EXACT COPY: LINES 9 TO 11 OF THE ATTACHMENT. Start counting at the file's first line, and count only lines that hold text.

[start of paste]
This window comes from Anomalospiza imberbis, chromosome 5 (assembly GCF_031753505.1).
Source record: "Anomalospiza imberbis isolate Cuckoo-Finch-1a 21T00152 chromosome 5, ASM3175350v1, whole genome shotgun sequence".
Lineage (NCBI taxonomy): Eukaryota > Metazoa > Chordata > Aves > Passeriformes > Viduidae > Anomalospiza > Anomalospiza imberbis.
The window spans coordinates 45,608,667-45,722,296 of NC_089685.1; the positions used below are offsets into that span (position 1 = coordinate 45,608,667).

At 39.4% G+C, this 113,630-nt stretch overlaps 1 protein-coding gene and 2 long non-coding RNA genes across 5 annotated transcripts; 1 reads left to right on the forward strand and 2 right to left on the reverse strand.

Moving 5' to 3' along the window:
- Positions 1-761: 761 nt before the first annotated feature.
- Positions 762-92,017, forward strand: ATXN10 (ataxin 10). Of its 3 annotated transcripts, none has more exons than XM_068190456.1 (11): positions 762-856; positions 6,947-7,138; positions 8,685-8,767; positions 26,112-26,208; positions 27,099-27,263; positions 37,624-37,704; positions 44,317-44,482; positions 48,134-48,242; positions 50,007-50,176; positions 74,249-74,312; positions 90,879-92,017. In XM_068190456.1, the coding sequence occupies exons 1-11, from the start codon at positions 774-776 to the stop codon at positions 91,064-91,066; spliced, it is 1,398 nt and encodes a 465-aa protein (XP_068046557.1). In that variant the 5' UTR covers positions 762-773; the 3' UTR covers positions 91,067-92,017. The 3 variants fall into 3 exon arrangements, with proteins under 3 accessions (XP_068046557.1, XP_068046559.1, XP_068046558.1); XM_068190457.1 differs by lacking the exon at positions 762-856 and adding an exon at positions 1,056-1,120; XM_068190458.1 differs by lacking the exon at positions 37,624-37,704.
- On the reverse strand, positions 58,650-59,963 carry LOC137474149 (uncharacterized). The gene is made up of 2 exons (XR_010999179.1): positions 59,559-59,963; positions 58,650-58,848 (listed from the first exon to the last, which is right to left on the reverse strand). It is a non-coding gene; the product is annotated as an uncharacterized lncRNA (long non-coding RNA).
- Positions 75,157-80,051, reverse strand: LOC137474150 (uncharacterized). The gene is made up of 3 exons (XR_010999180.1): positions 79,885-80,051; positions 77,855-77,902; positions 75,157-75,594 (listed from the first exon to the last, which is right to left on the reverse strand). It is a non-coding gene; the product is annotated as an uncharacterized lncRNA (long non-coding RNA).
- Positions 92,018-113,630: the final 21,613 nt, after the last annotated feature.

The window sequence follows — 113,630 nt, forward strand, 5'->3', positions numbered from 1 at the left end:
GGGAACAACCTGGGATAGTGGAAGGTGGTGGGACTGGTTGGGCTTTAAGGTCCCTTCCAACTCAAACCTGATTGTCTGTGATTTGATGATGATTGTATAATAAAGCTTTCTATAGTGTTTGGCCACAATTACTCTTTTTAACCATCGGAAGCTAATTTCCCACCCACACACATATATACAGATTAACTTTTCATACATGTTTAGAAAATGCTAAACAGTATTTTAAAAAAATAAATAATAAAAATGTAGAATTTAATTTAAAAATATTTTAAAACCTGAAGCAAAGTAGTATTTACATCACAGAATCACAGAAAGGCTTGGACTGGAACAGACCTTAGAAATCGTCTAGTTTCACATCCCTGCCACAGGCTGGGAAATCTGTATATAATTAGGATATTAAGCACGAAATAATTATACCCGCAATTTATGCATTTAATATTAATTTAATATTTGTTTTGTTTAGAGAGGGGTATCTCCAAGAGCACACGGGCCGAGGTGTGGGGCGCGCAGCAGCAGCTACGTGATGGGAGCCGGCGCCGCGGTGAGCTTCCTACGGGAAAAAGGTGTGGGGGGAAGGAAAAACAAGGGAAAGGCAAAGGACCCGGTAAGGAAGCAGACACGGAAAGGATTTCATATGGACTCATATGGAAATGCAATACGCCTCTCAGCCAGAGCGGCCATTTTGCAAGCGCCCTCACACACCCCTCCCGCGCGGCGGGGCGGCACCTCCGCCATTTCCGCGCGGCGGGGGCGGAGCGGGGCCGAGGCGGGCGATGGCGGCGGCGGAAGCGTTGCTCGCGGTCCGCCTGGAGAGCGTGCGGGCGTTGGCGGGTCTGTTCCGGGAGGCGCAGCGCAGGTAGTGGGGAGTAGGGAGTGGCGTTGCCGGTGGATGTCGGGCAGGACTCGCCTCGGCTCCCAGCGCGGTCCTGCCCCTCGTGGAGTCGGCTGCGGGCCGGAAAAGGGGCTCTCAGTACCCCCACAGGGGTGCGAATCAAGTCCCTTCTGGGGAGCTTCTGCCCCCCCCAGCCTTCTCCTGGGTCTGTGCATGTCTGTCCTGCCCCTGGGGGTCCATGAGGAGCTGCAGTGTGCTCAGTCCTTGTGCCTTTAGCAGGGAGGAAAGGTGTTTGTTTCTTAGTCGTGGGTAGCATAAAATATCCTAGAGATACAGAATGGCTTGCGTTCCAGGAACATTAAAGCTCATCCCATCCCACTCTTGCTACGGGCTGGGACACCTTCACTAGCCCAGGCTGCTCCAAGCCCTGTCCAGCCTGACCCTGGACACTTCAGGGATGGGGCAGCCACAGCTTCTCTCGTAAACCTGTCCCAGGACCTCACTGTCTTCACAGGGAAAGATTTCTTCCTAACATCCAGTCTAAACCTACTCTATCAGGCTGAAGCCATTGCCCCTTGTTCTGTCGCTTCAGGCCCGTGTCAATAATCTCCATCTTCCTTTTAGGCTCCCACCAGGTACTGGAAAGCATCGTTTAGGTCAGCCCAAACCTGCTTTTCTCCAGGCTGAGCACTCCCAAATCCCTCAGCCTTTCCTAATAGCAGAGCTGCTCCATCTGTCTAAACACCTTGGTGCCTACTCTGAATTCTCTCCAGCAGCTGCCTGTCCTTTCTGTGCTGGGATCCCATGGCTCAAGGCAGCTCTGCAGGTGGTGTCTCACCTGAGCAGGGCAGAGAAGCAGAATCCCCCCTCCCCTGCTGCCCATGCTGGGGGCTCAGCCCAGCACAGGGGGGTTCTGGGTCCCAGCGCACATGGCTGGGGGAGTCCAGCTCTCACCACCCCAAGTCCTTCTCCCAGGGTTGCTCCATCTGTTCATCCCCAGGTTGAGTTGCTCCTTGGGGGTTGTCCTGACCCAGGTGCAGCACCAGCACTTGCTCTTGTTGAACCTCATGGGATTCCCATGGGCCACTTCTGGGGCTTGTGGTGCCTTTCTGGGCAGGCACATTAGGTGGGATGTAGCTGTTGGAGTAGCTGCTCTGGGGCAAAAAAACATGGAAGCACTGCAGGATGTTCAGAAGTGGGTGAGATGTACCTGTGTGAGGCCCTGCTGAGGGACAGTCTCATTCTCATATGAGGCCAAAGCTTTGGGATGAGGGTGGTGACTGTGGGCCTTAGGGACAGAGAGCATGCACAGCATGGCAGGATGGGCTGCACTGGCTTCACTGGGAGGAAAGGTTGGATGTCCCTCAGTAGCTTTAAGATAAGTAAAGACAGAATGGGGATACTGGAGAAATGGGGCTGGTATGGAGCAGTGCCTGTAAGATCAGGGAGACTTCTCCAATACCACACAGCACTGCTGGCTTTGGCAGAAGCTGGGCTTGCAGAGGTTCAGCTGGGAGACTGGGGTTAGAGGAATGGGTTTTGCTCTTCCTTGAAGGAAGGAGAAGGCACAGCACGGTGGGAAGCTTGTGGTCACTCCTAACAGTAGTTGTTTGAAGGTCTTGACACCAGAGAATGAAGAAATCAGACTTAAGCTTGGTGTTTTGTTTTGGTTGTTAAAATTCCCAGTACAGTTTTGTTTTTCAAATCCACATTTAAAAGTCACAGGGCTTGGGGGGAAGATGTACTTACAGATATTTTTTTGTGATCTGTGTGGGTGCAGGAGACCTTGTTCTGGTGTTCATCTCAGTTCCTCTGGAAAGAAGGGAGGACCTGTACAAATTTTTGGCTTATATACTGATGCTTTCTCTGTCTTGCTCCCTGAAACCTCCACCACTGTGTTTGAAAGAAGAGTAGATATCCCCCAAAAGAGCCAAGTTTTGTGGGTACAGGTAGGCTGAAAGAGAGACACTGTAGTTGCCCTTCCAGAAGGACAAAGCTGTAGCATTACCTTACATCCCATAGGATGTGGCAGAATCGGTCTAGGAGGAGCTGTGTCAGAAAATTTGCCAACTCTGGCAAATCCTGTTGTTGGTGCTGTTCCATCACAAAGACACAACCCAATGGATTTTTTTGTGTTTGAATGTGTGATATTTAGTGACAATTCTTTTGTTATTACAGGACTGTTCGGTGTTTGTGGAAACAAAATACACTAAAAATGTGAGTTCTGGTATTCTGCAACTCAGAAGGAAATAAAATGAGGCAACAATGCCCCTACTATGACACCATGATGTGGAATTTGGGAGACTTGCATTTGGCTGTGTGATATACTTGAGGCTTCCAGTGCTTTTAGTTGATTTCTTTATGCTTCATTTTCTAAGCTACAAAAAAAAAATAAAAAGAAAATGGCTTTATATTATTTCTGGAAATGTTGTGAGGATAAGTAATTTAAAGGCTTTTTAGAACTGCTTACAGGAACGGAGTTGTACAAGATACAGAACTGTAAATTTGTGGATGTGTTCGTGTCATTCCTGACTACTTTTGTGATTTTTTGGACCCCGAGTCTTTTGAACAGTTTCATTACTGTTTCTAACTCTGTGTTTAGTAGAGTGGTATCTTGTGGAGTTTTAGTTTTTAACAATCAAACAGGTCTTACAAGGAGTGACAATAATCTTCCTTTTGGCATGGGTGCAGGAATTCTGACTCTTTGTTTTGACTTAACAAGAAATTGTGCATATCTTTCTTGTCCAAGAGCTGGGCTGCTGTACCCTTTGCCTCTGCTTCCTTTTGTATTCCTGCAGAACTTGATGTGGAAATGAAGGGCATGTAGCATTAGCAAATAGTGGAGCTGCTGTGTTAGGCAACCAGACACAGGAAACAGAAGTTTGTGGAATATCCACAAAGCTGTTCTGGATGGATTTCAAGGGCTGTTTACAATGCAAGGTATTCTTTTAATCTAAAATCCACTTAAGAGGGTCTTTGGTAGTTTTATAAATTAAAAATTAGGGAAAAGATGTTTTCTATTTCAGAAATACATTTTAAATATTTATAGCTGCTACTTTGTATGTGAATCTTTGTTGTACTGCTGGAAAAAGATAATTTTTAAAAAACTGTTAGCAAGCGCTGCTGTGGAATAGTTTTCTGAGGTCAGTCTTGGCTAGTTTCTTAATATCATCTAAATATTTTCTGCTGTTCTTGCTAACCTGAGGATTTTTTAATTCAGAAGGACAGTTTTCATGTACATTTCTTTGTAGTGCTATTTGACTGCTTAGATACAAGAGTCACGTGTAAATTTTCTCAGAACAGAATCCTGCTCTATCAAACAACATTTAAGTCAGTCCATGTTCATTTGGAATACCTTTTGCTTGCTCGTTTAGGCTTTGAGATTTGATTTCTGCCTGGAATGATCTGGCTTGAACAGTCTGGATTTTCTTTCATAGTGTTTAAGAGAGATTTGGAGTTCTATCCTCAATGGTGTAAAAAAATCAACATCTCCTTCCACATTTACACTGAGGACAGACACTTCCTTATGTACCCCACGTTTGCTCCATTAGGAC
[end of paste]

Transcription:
- On the reverse strand, positions 58,650-59,963 carry LOC137474149 (uncharacterized). The gene is made up of 2 exons (XR_010999179.1): positions 59,559-59,963; positions 58,650-58,848 (listed from the first exon to the last, which is right to left on the reverse strand). It is a non-coding gene; the product is annotated as an uncharacterized lncRNA (long non-coding RNA).
- Positions 75,157-80,051, reverse strand: LOC137474150 (uncharacterized). The gene is made up of 3 exons (XR_010999180.1): positions 79,885-80,051; positions 77,855-77,902; positions 75,157-75,594 (listed from the first exon to the last, which is right to left on the reverse strand). It is a non-coding gene; the product is annotated as an uncharacterized lncRNA (long non-coding RNA).
- Positions 92,018-113,630: the final 21,613 nt, after the last annotated feature.